Perspectives of children with autism spectrum disorder and parents of the transition from primary to secondary school

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Abstract

Perspectives of children with autism spectrum disorder and parents of the transition from primary to secondary school

Internationally, most education systems involve a move between primary and post-primary stages. This transition can be viewed as a significant life event for children, parents/carers and other family members, offering both opportunities and challenges. For children with additional support needs the move from primary to secondary school may be a time of potential risk. Therefore, it is important to understand the risk and protective factors, at the levels of the child, family and environment, during this period of transition. The international drive towards more inclusive educational practices has led to greater interest in listening to the views of key stakeholders and developing appropriate methodologies. Furthermore, listening to the views of a range of stakeholders provides a more holistic picture. This paper presents the findings from a small-scale study in one local authority in Scotland into the perspectives of children with autism spectrum disorder (ASD) and their parents during the transition from primary to secondary school. The findings drew on data from a larger study that involved the development, implementation and evaluation of a transition programme that complemented the local authority’s transition arrangements. The study employed a longitudinal design with the aim of exploring children’s and parents’ perspectives of transition. A sample (n=9) of children was purposively selected from the population of all pupils with a diagnosis of ASD, attending the last year of a mainstream primary in two quadrants of the city, and eligible to transfer to a mainstream secondary school. Children’s and parents’ perspectives on the move from primary to secondary school were gathered at three time-points using different methods. Aspects of transition explored included expectations and experiences; feelings associated with the move; and the support provided. Pre-transfer, children and parents completed questionnaires; two months following the transfer they participated in a group activity; and six months following the transfer they participated in semi-structured interviews. Findings are discussed in the context of previous transitions research and theoretical perspectives (resilience and ecological systems). Implications for educational policy and practice are considered.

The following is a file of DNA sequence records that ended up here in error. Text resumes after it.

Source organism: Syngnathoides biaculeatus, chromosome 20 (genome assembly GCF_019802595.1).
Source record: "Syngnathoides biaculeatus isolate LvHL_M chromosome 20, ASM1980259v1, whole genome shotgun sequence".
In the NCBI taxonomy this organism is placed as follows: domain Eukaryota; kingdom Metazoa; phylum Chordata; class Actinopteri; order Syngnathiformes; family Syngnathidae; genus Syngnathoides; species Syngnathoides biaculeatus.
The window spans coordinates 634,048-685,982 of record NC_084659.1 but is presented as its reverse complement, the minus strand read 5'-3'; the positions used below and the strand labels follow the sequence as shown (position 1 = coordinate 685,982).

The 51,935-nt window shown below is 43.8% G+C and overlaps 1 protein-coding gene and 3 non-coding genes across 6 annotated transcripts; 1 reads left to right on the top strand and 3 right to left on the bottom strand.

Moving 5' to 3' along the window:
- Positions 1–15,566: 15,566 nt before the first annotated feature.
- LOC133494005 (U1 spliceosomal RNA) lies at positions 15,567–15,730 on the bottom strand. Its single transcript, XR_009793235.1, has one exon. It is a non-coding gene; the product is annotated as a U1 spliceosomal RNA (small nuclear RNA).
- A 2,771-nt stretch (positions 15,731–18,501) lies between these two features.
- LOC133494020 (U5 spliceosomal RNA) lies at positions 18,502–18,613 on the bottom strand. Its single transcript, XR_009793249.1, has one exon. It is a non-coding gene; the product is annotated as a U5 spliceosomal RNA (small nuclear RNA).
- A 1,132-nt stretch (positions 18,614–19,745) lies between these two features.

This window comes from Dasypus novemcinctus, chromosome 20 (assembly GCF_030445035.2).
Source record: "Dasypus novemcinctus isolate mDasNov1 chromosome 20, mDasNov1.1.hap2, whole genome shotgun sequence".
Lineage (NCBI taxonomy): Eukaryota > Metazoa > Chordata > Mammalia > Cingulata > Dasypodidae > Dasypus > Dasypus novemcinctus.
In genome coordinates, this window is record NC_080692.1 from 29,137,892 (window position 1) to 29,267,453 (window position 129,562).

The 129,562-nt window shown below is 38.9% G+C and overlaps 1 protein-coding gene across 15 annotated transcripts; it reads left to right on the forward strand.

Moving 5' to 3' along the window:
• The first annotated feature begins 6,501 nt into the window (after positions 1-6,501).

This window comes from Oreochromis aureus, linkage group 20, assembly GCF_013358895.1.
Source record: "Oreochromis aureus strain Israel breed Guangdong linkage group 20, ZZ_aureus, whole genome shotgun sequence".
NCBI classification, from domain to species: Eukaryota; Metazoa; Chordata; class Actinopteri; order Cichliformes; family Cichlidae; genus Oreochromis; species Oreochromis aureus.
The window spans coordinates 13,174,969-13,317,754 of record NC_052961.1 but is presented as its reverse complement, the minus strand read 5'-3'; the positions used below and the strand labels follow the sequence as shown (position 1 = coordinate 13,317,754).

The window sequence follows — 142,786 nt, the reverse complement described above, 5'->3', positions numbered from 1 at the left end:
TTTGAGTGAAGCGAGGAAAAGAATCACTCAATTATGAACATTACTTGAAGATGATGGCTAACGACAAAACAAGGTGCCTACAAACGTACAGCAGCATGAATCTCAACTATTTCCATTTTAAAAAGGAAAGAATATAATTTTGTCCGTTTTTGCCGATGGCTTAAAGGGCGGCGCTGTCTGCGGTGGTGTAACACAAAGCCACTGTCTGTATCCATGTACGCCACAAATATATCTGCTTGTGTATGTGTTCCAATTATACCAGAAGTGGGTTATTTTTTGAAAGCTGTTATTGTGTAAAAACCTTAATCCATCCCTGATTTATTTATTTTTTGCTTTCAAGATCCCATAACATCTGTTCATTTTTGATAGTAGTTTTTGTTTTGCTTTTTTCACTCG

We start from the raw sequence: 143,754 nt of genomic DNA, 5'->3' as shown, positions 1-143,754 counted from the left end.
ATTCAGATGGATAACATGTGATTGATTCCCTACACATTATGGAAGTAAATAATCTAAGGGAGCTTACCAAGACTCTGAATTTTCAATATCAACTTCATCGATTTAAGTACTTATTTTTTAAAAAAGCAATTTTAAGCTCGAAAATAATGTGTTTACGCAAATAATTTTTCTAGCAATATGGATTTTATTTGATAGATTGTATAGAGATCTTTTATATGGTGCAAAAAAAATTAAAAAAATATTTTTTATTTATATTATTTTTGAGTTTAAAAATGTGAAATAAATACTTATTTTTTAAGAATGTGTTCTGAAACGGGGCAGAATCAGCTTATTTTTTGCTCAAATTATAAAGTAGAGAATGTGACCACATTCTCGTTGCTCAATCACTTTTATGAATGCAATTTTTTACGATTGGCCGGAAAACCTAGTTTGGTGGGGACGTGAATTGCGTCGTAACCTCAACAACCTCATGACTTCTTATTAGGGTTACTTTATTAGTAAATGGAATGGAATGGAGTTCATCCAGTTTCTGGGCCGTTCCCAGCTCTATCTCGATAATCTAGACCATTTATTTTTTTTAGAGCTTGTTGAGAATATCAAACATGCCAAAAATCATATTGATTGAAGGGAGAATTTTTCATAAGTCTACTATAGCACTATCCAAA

Original languageEnglish
Publication statusPublished - 16 Jun 2017
EventPromoting Inclusion Transforming Lives (PITL) International Conference 2017 - University of Dundee, Dalhousie Building, Dundee, United Kingdom
Duration: 14 Jun 201716 Jun 2017
http://pitl.org.uk (Link to Conference website)

Conference

ConferencePromoting Inclusion Transforming Lives (PITL) International Conference 2017
Abbreviated titlePITL 2017
CountryUnited Kingdom
CityDundee
Period14/06/1716/06/17
Internet address

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